As we enter 2015, The Okie would like to remind our readers of a story Politico penned back about a year ago discussing the current health of State Parties. As more outside groups gain credibility, how relevant will traditional State Parties continue to be? The Okie will monitor this trend throughout 2015 and the evolution of State Parties.
A few paragraphs from the story:
For many state parties, the party may soon be over.
State party officials across the country say the explosion of money into super PACs, nonprofit groups and presidential campaigns has made fundraising more difficult. And some of those outside groups are starting to take over the traditional local roles state parties play, spending big on voter contact and outreach operations.
The effect is that candidates can be more beholden to national organizations or single-issue groups rather than state party leaders. That’s leading to a change in candidates and their beliefs and the issues that come up in elections and statehouses.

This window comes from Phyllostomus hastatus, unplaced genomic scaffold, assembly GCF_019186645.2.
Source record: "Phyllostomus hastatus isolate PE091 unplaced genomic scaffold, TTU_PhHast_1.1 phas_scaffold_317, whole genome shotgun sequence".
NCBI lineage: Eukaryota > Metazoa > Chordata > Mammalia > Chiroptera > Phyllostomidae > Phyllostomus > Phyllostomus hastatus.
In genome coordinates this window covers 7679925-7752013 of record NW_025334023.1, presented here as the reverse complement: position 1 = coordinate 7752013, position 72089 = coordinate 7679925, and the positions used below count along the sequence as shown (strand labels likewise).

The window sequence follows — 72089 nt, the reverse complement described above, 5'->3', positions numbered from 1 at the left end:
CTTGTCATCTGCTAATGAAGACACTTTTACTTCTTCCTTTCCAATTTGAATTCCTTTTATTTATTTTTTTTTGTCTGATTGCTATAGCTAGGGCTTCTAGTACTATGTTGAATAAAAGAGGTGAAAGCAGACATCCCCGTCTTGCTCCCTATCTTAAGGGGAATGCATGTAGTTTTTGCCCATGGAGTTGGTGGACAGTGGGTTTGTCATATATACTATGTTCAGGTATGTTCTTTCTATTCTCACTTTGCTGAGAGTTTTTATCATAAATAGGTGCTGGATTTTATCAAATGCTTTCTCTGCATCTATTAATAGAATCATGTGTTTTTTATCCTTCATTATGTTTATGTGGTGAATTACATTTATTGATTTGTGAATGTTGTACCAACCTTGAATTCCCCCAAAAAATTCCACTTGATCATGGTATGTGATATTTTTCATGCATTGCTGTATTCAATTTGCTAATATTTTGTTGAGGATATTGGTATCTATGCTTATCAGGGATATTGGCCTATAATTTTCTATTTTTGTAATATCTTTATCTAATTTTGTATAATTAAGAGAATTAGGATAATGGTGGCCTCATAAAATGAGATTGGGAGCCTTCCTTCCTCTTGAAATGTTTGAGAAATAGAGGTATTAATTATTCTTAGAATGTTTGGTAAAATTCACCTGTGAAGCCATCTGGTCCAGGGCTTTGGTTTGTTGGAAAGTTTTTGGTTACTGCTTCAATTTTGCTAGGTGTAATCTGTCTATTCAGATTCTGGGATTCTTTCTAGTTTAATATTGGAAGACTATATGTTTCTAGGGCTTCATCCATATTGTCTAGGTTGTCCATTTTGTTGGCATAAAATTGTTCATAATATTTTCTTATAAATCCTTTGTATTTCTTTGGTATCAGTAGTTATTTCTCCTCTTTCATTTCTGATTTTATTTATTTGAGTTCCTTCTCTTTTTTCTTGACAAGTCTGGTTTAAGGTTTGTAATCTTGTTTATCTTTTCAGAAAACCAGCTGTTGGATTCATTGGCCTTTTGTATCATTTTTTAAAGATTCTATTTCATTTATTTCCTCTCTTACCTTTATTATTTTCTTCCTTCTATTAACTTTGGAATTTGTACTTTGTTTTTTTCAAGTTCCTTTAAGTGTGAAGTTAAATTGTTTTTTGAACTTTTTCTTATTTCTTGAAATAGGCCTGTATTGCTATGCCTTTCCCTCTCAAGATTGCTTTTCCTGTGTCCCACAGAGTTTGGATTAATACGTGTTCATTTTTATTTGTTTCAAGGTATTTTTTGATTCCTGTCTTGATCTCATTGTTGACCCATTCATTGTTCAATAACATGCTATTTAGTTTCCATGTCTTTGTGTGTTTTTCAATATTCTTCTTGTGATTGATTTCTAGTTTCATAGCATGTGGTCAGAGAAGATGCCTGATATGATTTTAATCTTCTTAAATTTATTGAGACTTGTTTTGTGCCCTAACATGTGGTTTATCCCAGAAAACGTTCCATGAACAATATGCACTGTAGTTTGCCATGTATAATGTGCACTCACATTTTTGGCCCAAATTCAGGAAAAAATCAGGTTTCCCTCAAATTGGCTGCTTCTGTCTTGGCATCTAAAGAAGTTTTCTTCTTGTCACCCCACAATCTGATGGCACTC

The GOP takeover of North Carolina in 2010 and 2012, for example, was bankrolled largely by the network founded by GOP megadonors Charles and David Koch and primarily directed through the nonprofit Americans For Prosperity. AFP’s former chairman, Art Pope, now serves as North Carolina budget director.
In Texas, two Democratic outside groups have essentially built a party organization outside the official Texas Democratic Party. Several Obama campaign veterans are running the group Battleground Texas as a field and turnout operation, while the Lone Star Project is doing opposition research and tracking against Republicans.
In New Jersey, labor groups funneled money into legislative elections through a group now called General Majority PAC, a free-spending outside group headed by a former top aide of Senate Majority Leader Harry Reid.
In Wisconsin, it was labor money that drove recall fervor against Gov. Scott Walker and several GOP state senators in 2011. State Democratic officials were quietly hoping tonegotiate with state Republicans — before ultimately backing the labor-driven recall efforts.